Seek out snow monkeys, wildebeest and wolves this January – here's where to find the world's best wildlife encounters
Best for: Noisy penguins
It’s balmy high summer on the White Continent this month – a sizzling 2°C, with non-stop days, thanks to the midnight sun. All this gives rise to a peak in wildlife, specifically penguins. January is when the rookeries are at their most raucous as chicks – emperors, Adélies, chinstraps and gentoos – begin to hatch.
You might spot emperors concealing their little ’uns inside their belly pouches. Or spy a creche waiting impatiently for food; it’s not unusual to see chicks on a feeding chase, running after any old adult that’s carrying a fish supper.
Penguins, Antarctica (Shutterstock)
There’s plenty of other wildlife too – baby seals and birds such as skuas and snow petrels. January is also when whale sightings start to pick up (peaking in February-March): look for signs of orca, sperm, humpback, fin and blue.
If you opt for a later trip, Feb-Mar also brings fur seals, as well as moulting penguin chicks making their first breaks for the sea. Conversely, visit November- December to see a range of birds – from penguins to albatross – performing their mating rituals.
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Best for: Wolves in snow
Brrrrr! It’s chilly in Wyoming in January-February. But all the winter white powder makes Yellowstone’s wolves much easier to spot: their grey fur stands out against the blank sparkle while their paw-prints leave a handy trail in the snow.
Wolf in Yellowstone (Shutterstock)
Also, other animals – bison, elk, bighorn sheep – congregate for warmth at the park’s steamy thermal features.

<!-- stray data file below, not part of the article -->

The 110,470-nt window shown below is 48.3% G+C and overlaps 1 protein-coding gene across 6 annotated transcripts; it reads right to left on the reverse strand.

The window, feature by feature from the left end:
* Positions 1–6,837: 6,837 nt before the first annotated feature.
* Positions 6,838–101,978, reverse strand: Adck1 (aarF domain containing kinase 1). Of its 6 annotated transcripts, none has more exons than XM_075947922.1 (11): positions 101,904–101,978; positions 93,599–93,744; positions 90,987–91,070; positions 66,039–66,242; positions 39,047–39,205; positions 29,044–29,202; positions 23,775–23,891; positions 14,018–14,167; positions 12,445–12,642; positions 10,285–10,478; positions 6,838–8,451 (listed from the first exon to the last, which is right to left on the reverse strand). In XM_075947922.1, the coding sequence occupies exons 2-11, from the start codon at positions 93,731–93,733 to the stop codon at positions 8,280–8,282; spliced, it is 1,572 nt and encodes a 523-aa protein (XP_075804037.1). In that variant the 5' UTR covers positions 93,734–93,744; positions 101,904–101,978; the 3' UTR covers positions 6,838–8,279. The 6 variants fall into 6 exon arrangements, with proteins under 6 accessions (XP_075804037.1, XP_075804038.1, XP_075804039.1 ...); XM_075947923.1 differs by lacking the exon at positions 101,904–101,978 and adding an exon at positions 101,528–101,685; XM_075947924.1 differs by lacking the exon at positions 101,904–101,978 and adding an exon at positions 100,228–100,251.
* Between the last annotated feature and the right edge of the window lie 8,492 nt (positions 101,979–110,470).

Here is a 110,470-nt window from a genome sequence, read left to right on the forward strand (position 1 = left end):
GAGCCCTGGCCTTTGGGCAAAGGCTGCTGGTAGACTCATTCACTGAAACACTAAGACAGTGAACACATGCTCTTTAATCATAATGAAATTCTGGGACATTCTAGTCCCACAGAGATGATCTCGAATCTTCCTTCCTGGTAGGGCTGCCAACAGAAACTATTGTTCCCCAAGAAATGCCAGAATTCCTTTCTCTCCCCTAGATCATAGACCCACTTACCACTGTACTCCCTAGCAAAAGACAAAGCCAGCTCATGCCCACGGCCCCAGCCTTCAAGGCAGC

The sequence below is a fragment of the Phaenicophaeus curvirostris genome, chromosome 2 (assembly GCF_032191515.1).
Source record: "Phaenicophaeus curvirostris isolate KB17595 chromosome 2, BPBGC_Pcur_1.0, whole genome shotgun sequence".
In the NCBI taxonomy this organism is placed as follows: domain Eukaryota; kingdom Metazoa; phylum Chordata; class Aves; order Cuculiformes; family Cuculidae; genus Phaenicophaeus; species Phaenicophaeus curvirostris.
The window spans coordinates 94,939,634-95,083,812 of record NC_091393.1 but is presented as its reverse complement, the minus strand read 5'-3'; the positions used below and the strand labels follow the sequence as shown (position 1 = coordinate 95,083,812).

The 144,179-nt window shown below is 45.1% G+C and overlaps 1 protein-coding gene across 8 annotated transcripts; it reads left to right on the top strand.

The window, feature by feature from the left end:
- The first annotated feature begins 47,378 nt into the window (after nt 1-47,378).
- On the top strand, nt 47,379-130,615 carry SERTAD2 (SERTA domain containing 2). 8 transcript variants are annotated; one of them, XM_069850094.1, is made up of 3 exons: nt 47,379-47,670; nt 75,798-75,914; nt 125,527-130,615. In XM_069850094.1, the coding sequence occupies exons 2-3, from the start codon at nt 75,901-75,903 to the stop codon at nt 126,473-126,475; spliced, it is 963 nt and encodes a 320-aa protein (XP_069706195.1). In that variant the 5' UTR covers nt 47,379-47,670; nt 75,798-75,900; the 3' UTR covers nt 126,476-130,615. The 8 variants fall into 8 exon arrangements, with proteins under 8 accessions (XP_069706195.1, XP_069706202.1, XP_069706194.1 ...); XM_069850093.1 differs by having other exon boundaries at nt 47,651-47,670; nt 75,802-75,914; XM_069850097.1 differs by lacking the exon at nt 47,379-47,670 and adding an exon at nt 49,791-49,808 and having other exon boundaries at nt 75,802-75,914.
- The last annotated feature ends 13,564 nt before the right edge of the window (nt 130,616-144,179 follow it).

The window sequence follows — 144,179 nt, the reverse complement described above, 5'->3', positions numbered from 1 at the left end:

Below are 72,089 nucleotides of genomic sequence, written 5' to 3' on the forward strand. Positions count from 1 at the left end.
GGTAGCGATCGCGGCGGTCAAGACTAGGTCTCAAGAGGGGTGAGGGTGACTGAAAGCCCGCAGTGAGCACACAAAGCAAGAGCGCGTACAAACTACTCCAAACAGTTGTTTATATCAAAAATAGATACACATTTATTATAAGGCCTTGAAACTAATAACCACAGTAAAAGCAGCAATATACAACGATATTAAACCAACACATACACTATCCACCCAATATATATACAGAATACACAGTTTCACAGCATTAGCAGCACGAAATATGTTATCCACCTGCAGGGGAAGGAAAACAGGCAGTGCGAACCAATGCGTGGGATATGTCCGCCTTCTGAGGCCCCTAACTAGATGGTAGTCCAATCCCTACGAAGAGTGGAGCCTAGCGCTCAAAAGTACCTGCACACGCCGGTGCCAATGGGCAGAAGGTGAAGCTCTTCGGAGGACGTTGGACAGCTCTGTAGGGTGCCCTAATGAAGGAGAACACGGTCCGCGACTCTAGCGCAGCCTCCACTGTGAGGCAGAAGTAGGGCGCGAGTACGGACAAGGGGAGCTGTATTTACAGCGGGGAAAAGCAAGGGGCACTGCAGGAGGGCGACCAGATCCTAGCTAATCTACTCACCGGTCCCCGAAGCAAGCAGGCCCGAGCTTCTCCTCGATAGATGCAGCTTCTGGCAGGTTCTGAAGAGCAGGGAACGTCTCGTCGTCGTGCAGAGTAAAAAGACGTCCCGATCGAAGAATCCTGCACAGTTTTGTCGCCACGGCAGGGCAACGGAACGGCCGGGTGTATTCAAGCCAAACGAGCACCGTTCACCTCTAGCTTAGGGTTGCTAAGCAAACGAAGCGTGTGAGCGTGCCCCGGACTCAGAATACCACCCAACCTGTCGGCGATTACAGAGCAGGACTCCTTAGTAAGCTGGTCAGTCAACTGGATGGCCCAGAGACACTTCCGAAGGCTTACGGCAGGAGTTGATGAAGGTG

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Best for: Masses of macaws
This national reserve in southern Peru boasts some of the planet’s most biodiverse rainforest, home to 670 species of birds. Some of these, including six species of macaw, have a liking for licking clay (a natural neutraliser of plant toxins), and gather in great numbers at Tambopata’s chuncho and Colorado colpas – two of the world’s largest claylicks.
Macaws, Peru (Shutterstock)
December-January, when the local food supply is highest, sees peak numbers of these splendid birds nibbling the clay. Note, it is wet season, so bring a brolly.
Conservation volunteering in the Peruvian Amazon
Best for: Calving wildebeest
The northerly river-cavorting of the Great Migration usually steals the headlines (in August) but equally impressive is this gathering of the million-strong ungulate herds in the southern Serengeti, from January to March.
Wildebeest calves (Shutterstock)
Feeding on the nutritious short grasses, untold numbers of wildebeest, zebra and gazelle give birth here en masse, attracting a host of hungry predators.
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Best for: Snow monkeys in snow
The Japanese macaques of Jigokudani Monkey Park are best seen in the snow – hence why they call them snow monkeys. They live in the park year-round, but are more likely to dip in the thermal hot springs in the coldest months of January and February. More photogenic, too.
Snow monkeys, Japan (Shutterstock)
Main image: Snow monkeys, Japan (Shutterstock)
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